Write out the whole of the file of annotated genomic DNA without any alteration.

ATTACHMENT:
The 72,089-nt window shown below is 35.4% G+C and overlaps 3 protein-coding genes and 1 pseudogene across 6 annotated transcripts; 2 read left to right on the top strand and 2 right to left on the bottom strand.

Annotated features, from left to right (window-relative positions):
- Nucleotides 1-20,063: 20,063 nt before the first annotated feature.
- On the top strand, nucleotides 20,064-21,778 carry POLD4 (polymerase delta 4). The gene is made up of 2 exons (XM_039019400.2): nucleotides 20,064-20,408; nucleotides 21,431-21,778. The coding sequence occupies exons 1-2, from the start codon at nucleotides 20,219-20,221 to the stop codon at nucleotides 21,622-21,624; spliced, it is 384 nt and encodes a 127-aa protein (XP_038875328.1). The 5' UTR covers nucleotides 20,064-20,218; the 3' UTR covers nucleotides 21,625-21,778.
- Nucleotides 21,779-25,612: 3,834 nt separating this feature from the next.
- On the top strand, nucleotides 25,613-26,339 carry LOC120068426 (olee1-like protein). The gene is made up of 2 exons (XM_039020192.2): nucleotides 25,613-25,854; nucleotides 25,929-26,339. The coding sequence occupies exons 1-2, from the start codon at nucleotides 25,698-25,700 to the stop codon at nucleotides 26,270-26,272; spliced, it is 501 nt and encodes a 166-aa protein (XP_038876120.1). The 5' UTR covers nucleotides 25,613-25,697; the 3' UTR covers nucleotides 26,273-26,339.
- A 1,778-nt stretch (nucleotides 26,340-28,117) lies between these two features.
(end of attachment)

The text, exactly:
The 72,089-nt window shown below is 35.4% G+C and overlaps 3 protein-coding genes and 1 pseudogene across 6 annotated transcripts; 2 read left to right on the top strand and 2 right to left on the bottom strand.

Annotated features, from left to right (window-relative positions):
- Nucleotides 1-20,063: 20,063 nt before the first annotated feature.
- On the top strand, nucleotides 20,064-21,778 carry POLD4 (polymerase delta 4). The gene is made up of 2 exons (XM_039019400.2): nucleotides 20,064-20,408; nucleotides 21,431-21,778. The coding sequence occupies exons 1-2, from the start codon at nucleotides 20,219-20,221 to the stop codon at nucleotides 21,622-21,624; spliced, it is 384 nt and encodes a 127-aa protein (XP_038875328.1). The 5' UTR covers nucleotides 20,064-20,218; the 3' UTR covers nucleotides 21,625-21,778.
- Nucleotides 21,779-25,612: 3,834 nt separating this feature from the next.
- On the top strand, nucleotides 25,613-26,339 carry LOC120068426 (olee1-like protein). The gene is made up of 2 exons (XM_039020192.2): nucleotides 25,613-25,854; nucleotides 25,929-26,339. The coding sequence occupies exons 1-2, from the start codon at nucleotides 25,698-25,700 to the stop codon at nucleotides 26,270-26,272; spliced, it is 501 nt and encodes a 166-aa protein (XP_038876120.1). The 5' UTR covers nucleotides 25,613-25,697; the 3' UTR covers nucleotides 26,273-26,339.
- A 1,778-nt stretch (nucleotides 26,340-28,117) lies between these two features.